Ojai Valley News
Published January 11, 2017
By Perry Van Houten
Work has begun to reopen a historic hiking trail built by Ojai forest rangers more than 100 years ago. The six-mile Ocean View Trail (OVT) offers views of the backcountry, and, as its name implies, far-reaching vistas of the Santa Barbara Channel.
The effort to reopen the OVT is being led by the Ojai Valley Land Conservancy (OVLC), in partnership with the Ojai Ranger District of the U.S. Forest Service (USFS) and Los Padres Forest Association (LPFA).
“It is the hope and plan to one day join OVLC’s Ventura River Preserve to the OVT, via a 10-mile route along the Kennedy Ridge and Camino Cielo trails, that could connect hikers, mountain bikers, trail runners and equestrians to the Matilija Canyon Trailhead some 20 miles distant,” explained Rick Bisaccia, OVLC stewardship director.
The trail stretches from the end of the old Camino Cielo Road on the Ojai Valley side to the Divide Peak route above Matilija Canyon near the Murietta Divide. “It would also be possible to connect via the western terminus of the OVT to an existing route which joins with the top of the Franklin Trail, which begins in Carpinteria,” Bisaccia added.
The OVT lies within the Ojai Ranger District of the Los Padres National Forest. The trail was built around 1903 by Ojai forest rangers, including Bob Clark and George Bald. Clark and Bald were among some of the most colorful and accomplished mountain men of the time, and Bald’s son, Howard, was the first forest ranger for the Ojai Ranger District.
But before the OVT can be opened to public use again, Bisaccia said a study of the route has to be done. “An environmental impact report has to be completed on the trail which has to be cut through heavy brush with a narrow preliminary line, or p-line, to allow the report makers, including a biologist, archeologist and botanist, to complete a series of surveys.”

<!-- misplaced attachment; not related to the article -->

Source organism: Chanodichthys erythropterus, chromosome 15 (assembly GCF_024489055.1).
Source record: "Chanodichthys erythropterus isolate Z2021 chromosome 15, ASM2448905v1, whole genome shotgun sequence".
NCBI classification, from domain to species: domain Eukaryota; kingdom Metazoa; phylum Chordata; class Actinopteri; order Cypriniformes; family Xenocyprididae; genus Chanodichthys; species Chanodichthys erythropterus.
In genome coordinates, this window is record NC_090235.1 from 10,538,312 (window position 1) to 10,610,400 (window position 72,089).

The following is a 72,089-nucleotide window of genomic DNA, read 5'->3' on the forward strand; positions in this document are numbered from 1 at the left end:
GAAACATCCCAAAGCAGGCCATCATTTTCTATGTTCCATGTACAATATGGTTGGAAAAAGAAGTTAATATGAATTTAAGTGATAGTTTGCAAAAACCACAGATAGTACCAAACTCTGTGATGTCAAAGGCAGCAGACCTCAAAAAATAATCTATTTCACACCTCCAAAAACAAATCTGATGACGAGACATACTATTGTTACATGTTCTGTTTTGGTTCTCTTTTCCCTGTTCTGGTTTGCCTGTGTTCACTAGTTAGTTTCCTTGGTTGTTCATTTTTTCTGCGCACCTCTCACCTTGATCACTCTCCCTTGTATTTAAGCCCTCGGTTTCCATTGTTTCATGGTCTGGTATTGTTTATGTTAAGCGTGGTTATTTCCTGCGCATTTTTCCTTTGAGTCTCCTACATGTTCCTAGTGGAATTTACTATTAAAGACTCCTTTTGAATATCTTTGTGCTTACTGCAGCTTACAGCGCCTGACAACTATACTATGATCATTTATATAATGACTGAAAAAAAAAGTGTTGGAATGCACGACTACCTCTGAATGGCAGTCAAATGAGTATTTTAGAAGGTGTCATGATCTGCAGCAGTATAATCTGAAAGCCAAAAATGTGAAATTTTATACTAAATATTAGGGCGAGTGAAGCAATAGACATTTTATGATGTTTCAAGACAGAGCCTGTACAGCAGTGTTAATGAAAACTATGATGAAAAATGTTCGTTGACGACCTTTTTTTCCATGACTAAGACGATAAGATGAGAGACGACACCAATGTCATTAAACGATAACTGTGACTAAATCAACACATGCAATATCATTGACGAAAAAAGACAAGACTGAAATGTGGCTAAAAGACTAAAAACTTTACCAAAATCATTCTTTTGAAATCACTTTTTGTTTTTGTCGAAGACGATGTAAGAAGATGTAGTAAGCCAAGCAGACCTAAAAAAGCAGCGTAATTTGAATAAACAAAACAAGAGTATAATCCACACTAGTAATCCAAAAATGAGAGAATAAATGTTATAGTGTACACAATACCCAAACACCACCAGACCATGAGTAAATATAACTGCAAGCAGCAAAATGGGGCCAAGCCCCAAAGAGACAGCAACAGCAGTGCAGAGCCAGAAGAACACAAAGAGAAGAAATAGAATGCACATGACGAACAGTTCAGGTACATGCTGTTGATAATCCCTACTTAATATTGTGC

The effort to reopen the OVT is getting plenty of support from volunteers, young and old, according to Bisaccia. “Several months ago, water was cached by volunteers on the western section of the trail, and on the weekend of November 18 to November 20, several OVLC trail crew volunteers worked a-half-mile east towards Ojai along the trail from old White Ledge Camp, cutting p-line and route-finding using old USFS trail surveys, topo maps, Google Earth images and a topo map app.”
Joining the group was hiking guide author Craig R. Carey and 32 Boy Scouts, along with leaders of Ventura’s Troop 111. “They brought water in as support to the trail crew and helped lop brush on the way into the camp,” Bisaccia said. The troop, with boys mostly in the sixth grade, specializes in backpacking and taking on service projects that benefit recreational opportunities in Los Padres National Forest.
A projected reopening date for the OVT has not been set, but Bisaccia said he’s looking forward to a ribbon-cutting someday. “It’s my hope that the outdoor recreation community will come together to support the eventual approval and completion of this truly epic trail project. The contributions of volunteers and the help we’ve gotten from the U.S. Forest Service, LPFA, and Supervisor Steve Bennett’s and Congresswoman Julia Brownley’s offices are the kinds of backing needed to make such a project successful.